Wednesday, April 8, 2015

“Let’s facilitate Lawful Trade and the Appreciation of Italian Culture it Brings.”

Here is what I said, more or less, at today's CPAC meeting to consider a renewal of the current MOU with Italy:

The MOU with Italy has been in place for 15 years. Another 5 will make that 20. It’s long past time to consider whether any benefits from associated import restrictions outweigh the costs to cultural exchange, collectors and the small businesses of the numismatic trade. Certainly, at a minimum CPAC should carefully consider the concerns of the 94% of the public comments either opposed to this renewal or import restrictions on coins. 

The State Department spends over ½ billion in taxpayer dollars each year on cultural exchange. It should also be encouraging ancient coin collecting, which, as Italian-American collector Karen Antonelli has noted in her written statement, promotes understanding of ancient Italian cultures and fosters people to people contacts at zero cost to the US taxpayer.

Instead, State is harming our longstanding hobby with import restrictions that make it quite difficult to import coins legally from abroad. Make no mistake. The 2011 decision to impose import restrictions on “coins of Italian types” was not made with CPAC’s knowledge or consent, and, indeed, CPAC member Robert Korver resigned on account of it. In fact, coins were previously exempted from restrictions twice and there was no material change in the conditions on the ground in Italy to justify a change in this precedent.

CPAC should rethink current import restrictions and under no circumstances should restrictions be expanded to include late Roman Republican and Roman Imperial coins. These later coins circulated throughout Europe, the Middle East and Asia and have been actively collected world-wide since the Renaissance. They belong not to Italy, but to the World.

If anything, there is even less reason to continue import restrictions today. By most accounts, looting in Italy has diminished. At the same time, due to severe budget cuts, the Italian State can no longer properly care for major sites like Pompeii, let alone for the unknown number of coins stored in its museums. Given budgetary realities, private collectors, not the Italian State, are the best stewards for common artifacts like coins.  

Certainly, coins identical to those already on the Italian designated list are openly and legally sold within Italy. They can travel freely back and forth between European collectors. And they can be legally exported from E.U. member states either with or without export certificates, depending on local law.  

Prior MOUs sought to facilitate such lawful trade in ancient coins. In each, Italy pledged to consider ways to make it easier to secure export certificates for archaeological objects legitimately sold within Italy itself.[1] Unfortunately, nothing has been done to keep this promise. Instead, according to IAPN member Arturo Russo, Italian cultural officials have actually cited the 2011 MOU back to him as a reason to withhold export permits. He was actually told if they were granted, “The Americans” would not think Italy was serious about protecting its own cultural patrimony! This, of course, is entirely contrary to the MOU’s expressed intent. Given this failure, CPAC should recommend that Article II the MOU be modified so that U.S. Customs accepts proof of lawful export from any E.U. member state to help facilitate the legal import of coins “of Italian types” also legitimately for sale within Italy. Such a recommendation honors the current MOUs’ intent to facilitate lawful trade and is consistent with E.U. law, which, of course, binds Italy as well. Thank you.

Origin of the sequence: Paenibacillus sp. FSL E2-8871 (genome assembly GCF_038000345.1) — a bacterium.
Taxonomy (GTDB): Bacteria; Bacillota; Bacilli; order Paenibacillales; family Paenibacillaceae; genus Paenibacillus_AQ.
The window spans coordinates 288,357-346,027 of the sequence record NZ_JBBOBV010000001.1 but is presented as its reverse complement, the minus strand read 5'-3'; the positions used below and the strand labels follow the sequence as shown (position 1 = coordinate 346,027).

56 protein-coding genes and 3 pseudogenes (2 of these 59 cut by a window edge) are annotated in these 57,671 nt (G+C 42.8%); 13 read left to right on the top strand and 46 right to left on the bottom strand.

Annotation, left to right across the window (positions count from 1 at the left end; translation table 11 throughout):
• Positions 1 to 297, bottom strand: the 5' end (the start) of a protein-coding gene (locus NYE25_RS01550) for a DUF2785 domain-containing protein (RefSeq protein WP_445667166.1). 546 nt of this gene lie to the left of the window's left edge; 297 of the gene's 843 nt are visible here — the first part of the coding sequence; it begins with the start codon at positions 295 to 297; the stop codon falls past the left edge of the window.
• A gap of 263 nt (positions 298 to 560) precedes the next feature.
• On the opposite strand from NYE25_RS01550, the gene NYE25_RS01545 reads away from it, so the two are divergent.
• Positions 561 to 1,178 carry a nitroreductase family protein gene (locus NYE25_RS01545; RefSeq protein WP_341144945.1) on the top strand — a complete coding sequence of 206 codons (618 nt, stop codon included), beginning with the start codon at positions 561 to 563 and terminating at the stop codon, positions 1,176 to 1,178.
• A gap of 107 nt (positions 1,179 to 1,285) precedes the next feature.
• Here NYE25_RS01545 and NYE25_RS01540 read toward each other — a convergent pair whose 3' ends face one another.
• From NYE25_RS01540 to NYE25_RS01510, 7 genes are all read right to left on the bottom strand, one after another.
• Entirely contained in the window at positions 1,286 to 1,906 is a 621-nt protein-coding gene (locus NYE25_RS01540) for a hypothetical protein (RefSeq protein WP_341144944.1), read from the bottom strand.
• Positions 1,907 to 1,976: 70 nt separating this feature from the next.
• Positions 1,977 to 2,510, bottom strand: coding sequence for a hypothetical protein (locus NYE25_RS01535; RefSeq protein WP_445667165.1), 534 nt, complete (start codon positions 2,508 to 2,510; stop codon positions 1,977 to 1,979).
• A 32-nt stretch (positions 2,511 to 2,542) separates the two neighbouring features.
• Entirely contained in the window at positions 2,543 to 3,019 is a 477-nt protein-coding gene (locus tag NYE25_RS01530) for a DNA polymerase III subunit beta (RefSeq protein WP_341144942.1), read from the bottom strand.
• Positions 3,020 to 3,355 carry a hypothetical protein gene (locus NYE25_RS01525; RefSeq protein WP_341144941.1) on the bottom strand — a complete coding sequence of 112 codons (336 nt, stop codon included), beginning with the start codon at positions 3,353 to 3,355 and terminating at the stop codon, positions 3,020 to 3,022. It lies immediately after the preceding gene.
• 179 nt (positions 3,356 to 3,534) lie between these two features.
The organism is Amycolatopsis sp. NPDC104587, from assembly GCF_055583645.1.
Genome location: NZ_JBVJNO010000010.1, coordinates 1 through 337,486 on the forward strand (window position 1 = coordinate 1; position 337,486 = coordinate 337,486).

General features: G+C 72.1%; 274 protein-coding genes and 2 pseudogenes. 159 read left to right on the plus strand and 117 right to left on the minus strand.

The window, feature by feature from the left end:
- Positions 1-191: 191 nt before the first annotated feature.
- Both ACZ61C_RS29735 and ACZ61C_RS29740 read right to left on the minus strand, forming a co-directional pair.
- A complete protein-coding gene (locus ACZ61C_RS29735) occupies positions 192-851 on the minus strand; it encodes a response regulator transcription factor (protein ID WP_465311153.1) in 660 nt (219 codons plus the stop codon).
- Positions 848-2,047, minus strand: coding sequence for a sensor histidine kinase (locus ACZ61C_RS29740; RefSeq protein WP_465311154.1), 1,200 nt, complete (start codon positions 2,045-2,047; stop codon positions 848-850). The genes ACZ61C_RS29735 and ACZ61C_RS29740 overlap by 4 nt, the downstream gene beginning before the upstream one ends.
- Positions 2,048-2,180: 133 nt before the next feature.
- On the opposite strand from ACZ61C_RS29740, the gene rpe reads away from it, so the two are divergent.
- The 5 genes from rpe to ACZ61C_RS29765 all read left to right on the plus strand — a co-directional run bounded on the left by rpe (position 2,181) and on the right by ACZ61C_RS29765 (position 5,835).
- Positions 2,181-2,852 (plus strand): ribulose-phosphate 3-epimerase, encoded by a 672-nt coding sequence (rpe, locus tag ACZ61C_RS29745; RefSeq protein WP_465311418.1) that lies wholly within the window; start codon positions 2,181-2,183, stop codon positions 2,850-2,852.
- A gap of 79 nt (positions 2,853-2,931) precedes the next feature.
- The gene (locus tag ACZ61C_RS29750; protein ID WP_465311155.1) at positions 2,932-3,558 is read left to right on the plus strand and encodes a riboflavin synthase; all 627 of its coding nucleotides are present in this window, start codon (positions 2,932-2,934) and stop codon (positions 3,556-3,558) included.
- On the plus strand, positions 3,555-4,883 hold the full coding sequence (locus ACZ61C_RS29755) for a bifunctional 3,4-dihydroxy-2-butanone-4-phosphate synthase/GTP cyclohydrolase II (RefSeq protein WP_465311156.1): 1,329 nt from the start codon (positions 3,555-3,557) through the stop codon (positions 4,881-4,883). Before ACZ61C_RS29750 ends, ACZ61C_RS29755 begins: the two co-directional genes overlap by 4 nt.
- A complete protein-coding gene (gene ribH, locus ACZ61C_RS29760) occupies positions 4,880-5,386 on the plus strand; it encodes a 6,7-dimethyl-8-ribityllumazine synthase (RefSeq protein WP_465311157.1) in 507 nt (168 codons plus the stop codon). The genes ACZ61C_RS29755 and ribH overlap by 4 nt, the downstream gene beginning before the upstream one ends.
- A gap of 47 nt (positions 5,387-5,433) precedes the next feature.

[1] 2001 MOU, Art. II, F; 2006 Extension, Art. II, F; 2011 Extension, Art. II, G.

Tuesday, April 7, 2015

Assad Regime, Archaeological Lobby and UNESCO singing the same "Repatriate to Assad Now" Tune?

So it would seem from this opinion piece from Franklin Lamb, an unapologetic supporter of Hezbollah and the Assad regime.  While Lamb also claims that AAMD is on board as well, CPO has serious doubts that really is the case based on recent submissions to CPAC which suggest that the well being of artifacts takes precedence over repatriation.

And leaving repatriationist ideology aside, can anyone seriously claim that repatriated artifacts would be "better off" in a Syria beset by civil war let alone handed back to the very regime whose military was likely involved in looting at Apamea and Palmyra and whose forces have certainly bombed and shelled other sites of cultural significance into dust?

Sunday, April 5, 2015

Deacession on the Rise

The New York Times reports on how economic realities are forcing European museums to deaccession artifacts.   CPO supports deacession, but it should only be for redundant materials not on display and any monies received should be for capital projects, not just to plug deficits.  Perhaps the Italians, Greeks, and Egyptians should consider following the trend as well.

Saturday, April 4, 2015

Doing Something to Prevent Destruction

Hugh Eakin has asked why the military has not used air strikes to dissuade the destruction of cultual sites like Hatra and Nimrud.

Good question.  Instead of making legitimate collecting of ancient artifacts that "look Syrian" subject to "collateral damage" from import controls supposedly designed to thwart ISIS, Western Governments should be directing at least some of the fire power at their disposal at ISIS culture destroyers themselves.